11 © NOKIA NORDUNET_2000-ipv6.PPT/ / TKn Initial motivation behind IPv6 IPv4 addressing inefficiencies: Class B addresses are nearly exhausted. CIDR (classless inter-domain routing) provides a short-term solution Efficient corporate networking requires more class A addresses or complicated workouts (NATs, DDNS, DHCP) Routing tables are growing extremely fast. More hierarchical addressing levels are required. IPv6 provides a good platform for added-value features like security and mobility. Inefficient manual configuration management of IPv4: IPv6 autoconfiguration.
12 © NOKIA NORDUNET_2000-ipv6.PPT/ / TKn IPv4 address structure IPv4 addresses are 32 bit long The address contains two parts: network & host Class A contains 24 bits for host number Class B contains 16 bits for host number Class C contains 8 bits for host number Class C addresses have been allocated to small organizations (max. 256) Most organizations viewed Class C addresses as too small and received Class B addresse (wasting most of its address space)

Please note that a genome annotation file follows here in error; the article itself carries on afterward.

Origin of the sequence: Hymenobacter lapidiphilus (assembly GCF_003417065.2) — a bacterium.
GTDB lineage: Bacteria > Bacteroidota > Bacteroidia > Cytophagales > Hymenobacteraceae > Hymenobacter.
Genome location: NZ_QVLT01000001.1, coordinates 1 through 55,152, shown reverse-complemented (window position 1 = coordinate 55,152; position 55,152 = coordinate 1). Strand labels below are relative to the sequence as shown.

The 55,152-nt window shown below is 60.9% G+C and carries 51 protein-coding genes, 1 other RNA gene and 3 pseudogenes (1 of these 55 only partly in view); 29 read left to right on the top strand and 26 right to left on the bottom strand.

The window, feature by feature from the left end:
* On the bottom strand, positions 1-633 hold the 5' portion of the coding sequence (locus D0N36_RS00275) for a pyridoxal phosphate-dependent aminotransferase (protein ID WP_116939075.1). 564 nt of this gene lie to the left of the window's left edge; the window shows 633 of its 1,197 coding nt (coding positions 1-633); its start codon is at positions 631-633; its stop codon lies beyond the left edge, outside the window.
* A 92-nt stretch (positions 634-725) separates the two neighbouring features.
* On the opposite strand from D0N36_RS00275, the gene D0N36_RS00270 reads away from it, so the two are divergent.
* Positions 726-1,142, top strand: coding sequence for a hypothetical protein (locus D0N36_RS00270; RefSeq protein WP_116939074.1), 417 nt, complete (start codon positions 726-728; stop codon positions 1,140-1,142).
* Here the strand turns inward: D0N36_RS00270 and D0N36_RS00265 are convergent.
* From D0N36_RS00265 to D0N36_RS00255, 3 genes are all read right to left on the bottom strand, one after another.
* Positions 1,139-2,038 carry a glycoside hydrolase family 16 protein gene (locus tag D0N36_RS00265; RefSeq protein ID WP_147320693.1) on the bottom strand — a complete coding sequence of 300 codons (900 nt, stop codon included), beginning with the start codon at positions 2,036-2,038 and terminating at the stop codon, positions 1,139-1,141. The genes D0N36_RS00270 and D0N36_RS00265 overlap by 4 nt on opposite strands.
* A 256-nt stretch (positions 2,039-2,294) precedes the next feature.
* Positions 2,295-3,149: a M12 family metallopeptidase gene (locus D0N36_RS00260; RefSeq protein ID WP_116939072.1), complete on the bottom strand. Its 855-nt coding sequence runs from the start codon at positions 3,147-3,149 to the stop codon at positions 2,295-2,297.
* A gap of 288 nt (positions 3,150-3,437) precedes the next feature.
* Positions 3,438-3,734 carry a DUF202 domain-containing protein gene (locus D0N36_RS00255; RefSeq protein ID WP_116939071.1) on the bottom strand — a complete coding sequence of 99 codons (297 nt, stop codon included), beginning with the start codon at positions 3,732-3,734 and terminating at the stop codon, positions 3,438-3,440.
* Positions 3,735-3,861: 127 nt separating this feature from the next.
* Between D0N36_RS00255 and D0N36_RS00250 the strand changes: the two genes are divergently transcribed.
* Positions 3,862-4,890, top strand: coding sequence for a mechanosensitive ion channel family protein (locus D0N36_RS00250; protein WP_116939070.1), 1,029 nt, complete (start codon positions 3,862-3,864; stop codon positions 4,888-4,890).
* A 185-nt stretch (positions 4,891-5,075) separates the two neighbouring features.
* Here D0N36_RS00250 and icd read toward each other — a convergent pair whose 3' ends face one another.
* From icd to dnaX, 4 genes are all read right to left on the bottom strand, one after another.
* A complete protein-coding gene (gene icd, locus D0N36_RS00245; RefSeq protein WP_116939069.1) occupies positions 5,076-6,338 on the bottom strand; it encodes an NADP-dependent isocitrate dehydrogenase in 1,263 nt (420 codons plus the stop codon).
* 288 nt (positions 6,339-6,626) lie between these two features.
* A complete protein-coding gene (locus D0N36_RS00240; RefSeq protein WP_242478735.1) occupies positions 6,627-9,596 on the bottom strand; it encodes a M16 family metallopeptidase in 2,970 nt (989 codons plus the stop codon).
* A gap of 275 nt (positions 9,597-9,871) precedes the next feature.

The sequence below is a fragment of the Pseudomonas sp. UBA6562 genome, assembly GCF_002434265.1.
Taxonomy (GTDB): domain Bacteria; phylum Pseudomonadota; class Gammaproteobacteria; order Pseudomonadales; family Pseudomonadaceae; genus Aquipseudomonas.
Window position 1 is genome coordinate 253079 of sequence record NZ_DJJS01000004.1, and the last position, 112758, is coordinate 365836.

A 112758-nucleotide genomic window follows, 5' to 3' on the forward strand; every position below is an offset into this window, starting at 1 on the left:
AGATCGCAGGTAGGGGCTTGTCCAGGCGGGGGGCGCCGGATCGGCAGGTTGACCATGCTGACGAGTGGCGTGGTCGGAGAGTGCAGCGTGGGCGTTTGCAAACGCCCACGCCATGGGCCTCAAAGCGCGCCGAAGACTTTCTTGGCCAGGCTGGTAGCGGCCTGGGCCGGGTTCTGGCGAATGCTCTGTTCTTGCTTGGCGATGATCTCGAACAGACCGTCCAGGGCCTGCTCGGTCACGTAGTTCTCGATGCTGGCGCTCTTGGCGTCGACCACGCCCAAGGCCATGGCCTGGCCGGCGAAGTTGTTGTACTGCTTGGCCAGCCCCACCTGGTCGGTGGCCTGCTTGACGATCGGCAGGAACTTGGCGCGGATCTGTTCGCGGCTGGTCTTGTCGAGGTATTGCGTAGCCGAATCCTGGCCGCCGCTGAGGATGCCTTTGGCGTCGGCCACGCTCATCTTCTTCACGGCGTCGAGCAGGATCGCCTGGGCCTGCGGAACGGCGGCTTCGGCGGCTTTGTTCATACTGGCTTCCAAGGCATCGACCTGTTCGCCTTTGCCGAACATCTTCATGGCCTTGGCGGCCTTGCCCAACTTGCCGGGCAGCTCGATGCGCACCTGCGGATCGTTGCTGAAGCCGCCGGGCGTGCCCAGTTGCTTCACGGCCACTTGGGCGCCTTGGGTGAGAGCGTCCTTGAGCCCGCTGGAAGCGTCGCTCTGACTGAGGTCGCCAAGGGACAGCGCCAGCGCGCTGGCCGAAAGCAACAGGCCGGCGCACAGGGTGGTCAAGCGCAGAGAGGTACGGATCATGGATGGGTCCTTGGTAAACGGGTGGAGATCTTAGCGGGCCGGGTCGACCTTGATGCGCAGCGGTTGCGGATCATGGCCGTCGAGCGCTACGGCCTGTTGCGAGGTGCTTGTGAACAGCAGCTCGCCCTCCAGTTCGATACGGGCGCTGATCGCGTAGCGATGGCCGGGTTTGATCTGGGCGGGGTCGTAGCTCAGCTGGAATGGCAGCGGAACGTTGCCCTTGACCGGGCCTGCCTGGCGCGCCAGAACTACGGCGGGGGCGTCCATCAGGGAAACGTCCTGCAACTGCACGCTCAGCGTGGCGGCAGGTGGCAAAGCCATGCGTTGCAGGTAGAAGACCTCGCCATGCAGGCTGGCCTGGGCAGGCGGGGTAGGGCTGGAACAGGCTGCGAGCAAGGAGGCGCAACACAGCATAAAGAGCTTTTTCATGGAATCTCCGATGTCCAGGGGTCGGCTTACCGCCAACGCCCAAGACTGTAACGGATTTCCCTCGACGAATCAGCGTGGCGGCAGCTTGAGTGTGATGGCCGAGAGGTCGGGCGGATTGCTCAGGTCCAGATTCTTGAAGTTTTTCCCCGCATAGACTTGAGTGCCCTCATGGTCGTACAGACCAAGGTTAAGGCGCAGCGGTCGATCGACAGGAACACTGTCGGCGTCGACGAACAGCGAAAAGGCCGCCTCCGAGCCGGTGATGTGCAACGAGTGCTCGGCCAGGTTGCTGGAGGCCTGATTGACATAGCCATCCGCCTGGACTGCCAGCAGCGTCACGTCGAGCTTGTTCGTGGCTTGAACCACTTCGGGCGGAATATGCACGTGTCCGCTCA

13 © NOKIA NORDUNET_2000-ipv6.PPT/ / TKn Non optimal IPv4 address allocation Theoretically 4,3 Billion Adresses, Currently 60 Million in use Allocations: US Government~168 Million Europe~80 Million IBM~33 Million UK Government~33 Million Stanford University~17 Million China ~ 9 Million Lucent~ 6 Million Unlucky large users:Use Net 10 and NATs
14 © NOKIA NORDUNET_2000-ipv6.PPT/ / TKn IPv6 address is made of two parts: prefix and suffix (I.e interface-ids) and hierachical structure (that depends on format prefix, FP) prefix: suffix: Link-local address (mandatory) is unique within a "link". IPv6 address 64 bits suffix64 bits prefix FPTLANLASLA interface ID 64 bits suffix54 '0' bits